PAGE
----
Along the trap line anything I see, a cat sees, remembering that. Rimrock. Cattle ponds, rocky jumbles. The sun blazes but does not burn me. I cannot force the cat to do what I want. Look for choke points. I move through sagebrush, my fingers itching with blood, itching to move the wilderness with my hands. Bobcats choose the path of least resistance. My hands are cold, and I set another trap’s tension. A cat’s foot must be fully committed to its step before it fires, and it’s this all the time, hearing these words from someone else’s throat. I will always come back.
Driving out on the road when the game warden comes up in his truck. He flashes his lights and we roll our windows down.
Ninety-six hours, he says, pointing back the way I came.
Getting the last of the trail cams set up, then, I say, half-joking.
You don’t want to know how many nights I’ve spent on that bedroll.
Think I saw you on top of your caravan with a pair of binos. Just near Angel Lake.
Always watching. He holds up a pair, the binos catching the light, and rolls forward in his truck. Maybe you’ll win fur handling this year.
Maybe, I say.
Piss off some of the guys.
That’s how it goes.
Ninety-six. On the dot.
South to Ely, chasing bitterbrush, snow, and fur. Due west, toward home, through Eureka and Austin. Away from the road, strict blind sets. Lures catch dogs and flags catch people. I crouch to the dirt, placing the trap directly on two pieces of wax paper, hovering it over the earth. I could sing to it and would the bobcat come out from the dark? Would it give me its skin, its teeth and skull? But I hardly ever have words, and the wild out there knows this in me. Do what they want and not what you want them to do. Crack open the jaws and leave them out where they wander.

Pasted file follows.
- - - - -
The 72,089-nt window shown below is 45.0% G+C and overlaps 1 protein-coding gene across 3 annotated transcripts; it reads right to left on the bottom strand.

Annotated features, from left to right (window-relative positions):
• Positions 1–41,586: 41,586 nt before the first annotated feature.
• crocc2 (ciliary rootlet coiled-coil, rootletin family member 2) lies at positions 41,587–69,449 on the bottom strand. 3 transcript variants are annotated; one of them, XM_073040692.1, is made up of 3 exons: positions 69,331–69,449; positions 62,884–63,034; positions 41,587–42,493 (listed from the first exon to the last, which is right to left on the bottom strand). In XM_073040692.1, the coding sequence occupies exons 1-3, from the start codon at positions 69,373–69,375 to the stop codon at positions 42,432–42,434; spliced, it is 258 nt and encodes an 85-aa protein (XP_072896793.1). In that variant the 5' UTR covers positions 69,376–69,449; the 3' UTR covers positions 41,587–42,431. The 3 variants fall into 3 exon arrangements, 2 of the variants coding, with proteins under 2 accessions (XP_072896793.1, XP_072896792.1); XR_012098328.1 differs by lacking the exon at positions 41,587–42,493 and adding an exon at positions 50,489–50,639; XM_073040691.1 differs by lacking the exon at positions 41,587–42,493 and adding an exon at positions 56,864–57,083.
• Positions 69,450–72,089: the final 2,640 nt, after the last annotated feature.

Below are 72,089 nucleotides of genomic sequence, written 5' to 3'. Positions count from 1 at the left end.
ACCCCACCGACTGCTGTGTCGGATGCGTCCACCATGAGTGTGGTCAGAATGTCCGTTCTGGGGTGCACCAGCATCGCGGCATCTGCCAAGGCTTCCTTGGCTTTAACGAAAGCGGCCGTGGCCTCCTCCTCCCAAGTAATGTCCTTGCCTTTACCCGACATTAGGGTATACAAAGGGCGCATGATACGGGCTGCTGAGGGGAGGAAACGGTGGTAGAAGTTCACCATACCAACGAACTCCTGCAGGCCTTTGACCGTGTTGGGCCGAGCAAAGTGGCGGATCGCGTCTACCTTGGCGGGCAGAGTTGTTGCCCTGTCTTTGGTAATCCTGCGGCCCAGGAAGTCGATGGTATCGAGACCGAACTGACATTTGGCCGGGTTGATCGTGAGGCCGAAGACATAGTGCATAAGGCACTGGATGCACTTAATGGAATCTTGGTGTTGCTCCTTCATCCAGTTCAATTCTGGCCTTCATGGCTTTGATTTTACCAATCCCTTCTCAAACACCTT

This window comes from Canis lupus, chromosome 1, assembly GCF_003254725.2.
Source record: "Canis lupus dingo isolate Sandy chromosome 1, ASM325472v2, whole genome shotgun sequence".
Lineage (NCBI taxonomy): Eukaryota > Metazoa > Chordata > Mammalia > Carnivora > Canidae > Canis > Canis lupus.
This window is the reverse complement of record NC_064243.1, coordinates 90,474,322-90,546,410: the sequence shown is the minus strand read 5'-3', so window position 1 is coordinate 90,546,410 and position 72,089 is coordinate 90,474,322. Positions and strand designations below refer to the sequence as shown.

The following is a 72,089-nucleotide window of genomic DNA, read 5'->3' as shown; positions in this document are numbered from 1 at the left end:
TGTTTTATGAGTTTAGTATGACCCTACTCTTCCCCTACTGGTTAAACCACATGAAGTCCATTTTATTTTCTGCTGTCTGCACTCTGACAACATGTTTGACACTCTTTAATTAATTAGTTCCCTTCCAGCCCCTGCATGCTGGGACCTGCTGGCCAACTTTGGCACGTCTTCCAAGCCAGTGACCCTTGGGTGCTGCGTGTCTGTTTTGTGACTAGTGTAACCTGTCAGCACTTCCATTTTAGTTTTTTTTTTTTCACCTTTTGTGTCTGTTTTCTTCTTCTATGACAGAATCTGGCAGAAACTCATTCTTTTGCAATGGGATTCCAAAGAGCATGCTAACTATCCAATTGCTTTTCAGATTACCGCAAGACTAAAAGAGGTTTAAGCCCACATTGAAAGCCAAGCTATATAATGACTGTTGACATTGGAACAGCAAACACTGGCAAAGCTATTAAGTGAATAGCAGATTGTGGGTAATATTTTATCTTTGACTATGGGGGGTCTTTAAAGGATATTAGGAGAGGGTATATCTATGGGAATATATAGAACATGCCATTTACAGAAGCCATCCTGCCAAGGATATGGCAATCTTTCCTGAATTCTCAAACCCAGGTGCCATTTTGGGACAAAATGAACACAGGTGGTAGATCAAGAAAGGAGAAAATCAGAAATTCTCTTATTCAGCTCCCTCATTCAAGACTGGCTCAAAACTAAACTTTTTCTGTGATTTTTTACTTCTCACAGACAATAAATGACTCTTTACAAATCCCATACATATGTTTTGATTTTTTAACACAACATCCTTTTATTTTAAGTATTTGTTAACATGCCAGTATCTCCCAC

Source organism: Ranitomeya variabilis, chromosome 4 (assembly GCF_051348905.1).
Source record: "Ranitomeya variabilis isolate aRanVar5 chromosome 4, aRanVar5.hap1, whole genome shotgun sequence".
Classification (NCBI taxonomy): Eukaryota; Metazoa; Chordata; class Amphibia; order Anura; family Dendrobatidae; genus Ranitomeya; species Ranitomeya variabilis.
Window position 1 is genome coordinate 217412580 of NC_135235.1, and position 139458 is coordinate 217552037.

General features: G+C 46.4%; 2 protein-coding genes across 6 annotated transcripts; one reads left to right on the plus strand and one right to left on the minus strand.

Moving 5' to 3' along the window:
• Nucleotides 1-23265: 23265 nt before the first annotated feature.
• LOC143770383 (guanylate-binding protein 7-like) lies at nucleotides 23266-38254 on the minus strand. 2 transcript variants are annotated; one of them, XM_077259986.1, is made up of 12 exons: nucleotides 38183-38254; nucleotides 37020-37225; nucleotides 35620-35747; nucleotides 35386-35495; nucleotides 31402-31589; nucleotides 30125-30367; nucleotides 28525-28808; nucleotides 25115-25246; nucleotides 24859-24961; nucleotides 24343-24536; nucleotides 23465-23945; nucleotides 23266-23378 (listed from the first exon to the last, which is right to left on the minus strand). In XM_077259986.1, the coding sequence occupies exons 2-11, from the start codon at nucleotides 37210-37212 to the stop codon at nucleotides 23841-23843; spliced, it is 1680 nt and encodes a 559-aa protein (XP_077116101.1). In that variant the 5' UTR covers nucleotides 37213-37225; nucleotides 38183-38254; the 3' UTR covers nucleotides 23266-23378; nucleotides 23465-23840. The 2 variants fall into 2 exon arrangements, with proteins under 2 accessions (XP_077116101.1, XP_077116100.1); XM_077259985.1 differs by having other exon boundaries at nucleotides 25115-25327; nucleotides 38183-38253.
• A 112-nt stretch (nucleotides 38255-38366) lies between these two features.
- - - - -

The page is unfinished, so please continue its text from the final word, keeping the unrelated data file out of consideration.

From sick black November to March, it will be seven-hundred miles every four days to check the traps. Snow pack crunching down already. The trap line mapped, the truck lightened of the metal chops. It’s night as I roll the truck up the driveway. Garage, lights off, night stars bleeding their weak glow onto me and the moon a lure to me against the oily sky. I walk into the chill of fans and a dozen coyote furs, brushing by them in the dark sway and, eyes closed, it’s like I’m with them as they walked among the pines.
. . .
Snow falls so quiet you can hear the world murmur. Tableside this morning with the ceramic cup missing its handle, I thumb over the edges. Out the window the land before me white and fuzzy like radio crackles. My sister calls and leaves no message. If I could just think of her face, then I could stop thinking what did her face look like. The same goes with him.
95 north to Lovelock, day one. The coffee’s cooled in the truck but can drink it, still. The CD player clicks, rotating through the tens she abandoned in a closet. Jorie, my kid sister, thinking of her every day now she’s called, not wanting to. Locked down now with some guy Griff who said he stood ground against a brown bear once, but it was hardly anything. It was a black bear, I knew, not a grizzly, and I told him this and we went back and forth, and was one of the few moments that I came to know Jorie was embarrassed of me. They’ve been steady for years, I don’t keep count for them. Radiology, as if she could see what’s broken around her and fix it. But bad rock and worse gangster music. Over and over in my head. A bootlegged indie song—And you’re listening to Rock 104.5, Reno’s Rock Station. Cattle on the right. Antelope jetting across the highway and could shoot them but can’t, don’t.